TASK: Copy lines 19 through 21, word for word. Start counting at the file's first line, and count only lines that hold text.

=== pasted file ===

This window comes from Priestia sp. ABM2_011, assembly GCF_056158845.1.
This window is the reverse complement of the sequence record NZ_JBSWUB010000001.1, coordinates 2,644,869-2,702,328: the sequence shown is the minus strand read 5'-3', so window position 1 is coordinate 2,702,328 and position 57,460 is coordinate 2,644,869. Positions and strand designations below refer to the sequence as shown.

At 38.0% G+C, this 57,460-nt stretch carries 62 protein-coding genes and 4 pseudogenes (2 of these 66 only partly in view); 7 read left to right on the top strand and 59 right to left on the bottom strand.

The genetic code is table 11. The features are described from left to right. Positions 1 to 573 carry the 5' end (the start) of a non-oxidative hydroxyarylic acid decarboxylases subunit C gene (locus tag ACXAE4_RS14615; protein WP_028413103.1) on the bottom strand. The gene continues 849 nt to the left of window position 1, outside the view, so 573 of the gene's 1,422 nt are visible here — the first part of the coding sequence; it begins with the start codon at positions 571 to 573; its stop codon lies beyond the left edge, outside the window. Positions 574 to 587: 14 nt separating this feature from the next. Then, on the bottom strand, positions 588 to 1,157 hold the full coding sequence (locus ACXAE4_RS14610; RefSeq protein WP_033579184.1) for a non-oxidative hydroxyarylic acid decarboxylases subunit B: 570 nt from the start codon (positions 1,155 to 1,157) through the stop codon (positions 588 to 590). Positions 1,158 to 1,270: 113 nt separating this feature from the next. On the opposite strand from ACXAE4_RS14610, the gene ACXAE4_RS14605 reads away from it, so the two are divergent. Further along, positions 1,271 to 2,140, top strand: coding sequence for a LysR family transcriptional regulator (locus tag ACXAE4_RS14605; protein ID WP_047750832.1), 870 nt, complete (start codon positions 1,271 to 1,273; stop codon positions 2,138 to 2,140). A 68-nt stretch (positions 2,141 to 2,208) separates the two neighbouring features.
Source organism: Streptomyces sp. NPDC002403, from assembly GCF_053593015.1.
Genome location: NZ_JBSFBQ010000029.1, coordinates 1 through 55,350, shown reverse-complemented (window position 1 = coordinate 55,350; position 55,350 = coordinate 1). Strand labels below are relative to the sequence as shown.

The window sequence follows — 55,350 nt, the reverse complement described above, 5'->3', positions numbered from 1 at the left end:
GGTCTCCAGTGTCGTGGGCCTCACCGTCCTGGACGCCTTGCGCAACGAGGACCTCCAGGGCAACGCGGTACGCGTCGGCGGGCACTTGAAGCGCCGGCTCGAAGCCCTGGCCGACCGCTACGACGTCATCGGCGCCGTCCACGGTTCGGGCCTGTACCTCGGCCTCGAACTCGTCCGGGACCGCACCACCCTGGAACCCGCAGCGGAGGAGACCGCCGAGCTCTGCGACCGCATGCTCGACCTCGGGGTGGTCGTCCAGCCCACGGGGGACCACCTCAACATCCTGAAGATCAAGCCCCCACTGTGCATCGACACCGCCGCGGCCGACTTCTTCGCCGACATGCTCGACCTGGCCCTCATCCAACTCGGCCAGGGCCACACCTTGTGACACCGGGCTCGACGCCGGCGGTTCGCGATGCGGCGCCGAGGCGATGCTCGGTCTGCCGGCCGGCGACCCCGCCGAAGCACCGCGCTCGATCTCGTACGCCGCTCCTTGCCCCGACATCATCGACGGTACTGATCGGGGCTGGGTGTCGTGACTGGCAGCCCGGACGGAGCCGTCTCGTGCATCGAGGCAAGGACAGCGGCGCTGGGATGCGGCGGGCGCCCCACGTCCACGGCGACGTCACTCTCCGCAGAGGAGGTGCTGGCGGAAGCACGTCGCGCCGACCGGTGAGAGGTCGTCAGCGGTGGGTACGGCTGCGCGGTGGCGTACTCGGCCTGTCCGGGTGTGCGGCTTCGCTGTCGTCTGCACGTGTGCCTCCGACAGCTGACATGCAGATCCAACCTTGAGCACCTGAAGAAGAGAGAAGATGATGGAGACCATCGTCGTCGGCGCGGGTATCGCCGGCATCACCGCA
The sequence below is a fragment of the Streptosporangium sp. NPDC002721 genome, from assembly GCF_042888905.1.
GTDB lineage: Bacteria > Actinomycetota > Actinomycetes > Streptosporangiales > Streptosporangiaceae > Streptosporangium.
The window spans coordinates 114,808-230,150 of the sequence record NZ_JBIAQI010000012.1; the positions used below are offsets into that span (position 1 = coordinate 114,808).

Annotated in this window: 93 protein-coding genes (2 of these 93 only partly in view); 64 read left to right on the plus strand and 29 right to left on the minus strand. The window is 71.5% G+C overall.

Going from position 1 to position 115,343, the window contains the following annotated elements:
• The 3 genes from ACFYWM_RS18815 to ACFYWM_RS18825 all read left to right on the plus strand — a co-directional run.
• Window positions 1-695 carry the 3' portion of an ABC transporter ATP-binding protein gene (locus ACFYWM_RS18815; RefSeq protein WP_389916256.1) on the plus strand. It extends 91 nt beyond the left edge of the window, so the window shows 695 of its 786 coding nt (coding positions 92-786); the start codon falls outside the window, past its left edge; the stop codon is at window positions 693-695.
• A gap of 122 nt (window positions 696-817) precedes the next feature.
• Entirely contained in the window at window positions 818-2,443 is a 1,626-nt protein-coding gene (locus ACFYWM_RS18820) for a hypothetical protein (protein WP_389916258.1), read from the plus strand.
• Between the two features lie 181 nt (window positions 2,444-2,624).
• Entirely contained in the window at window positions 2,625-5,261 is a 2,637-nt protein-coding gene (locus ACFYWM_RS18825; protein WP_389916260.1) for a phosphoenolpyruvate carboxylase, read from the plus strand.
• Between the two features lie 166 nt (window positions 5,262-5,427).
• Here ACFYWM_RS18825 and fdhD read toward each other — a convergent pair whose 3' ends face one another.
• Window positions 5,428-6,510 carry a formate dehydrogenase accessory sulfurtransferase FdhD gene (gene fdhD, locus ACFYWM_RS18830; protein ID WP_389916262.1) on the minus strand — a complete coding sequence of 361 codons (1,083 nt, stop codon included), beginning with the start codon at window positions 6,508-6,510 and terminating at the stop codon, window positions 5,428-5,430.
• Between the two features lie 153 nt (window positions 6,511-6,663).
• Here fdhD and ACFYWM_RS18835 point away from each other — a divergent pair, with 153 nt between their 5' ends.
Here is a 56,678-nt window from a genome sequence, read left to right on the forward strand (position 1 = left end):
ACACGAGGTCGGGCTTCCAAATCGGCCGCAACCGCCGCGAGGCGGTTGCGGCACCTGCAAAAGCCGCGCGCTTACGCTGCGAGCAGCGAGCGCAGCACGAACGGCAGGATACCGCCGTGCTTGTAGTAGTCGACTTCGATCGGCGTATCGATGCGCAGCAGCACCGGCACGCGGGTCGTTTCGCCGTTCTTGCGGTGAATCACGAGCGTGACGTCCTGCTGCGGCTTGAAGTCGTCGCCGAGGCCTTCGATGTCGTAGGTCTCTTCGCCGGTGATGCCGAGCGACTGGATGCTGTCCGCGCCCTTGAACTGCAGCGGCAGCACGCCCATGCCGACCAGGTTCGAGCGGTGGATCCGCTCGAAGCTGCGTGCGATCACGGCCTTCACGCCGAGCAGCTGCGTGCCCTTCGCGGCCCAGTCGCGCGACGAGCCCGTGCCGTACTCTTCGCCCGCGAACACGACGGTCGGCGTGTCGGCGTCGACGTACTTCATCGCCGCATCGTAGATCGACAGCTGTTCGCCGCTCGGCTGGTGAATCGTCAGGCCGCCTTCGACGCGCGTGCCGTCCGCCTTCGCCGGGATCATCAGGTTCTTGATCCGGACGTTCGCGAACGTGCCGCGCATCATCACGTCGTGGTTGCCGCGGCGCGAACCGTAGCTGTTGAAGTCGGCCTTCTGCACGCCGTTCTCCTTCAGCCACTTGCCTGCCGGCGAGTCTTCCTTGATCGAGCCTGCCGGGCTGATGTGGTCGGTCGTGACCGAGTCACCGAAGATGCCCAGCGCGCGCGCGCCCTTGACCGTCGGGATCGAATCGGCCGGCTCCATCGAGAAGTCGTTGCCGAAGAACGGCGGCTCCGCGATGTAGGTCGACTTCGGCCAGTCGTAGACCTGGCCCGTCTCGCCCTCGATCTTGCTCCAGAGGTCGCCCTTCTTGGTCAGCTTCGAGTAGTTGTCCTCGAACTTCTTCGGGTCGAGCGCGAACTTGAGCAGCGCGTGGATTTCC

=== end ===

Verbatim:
• Entirely contained in the window at window positions 2,625-5,261 is a 2,637-nt protein-coding gene (locus ACFYWM_RS18825; protein WP_389916260.1) for a phosphoenolpyruvate carboxylase, read from the plus strand.
• Between the two features lie 166 nt (window positions 5,262-5,427).
• Here ACFYWM_RS18825 and fdhD read toward each other — a convergent pair whose 3' ends face one another.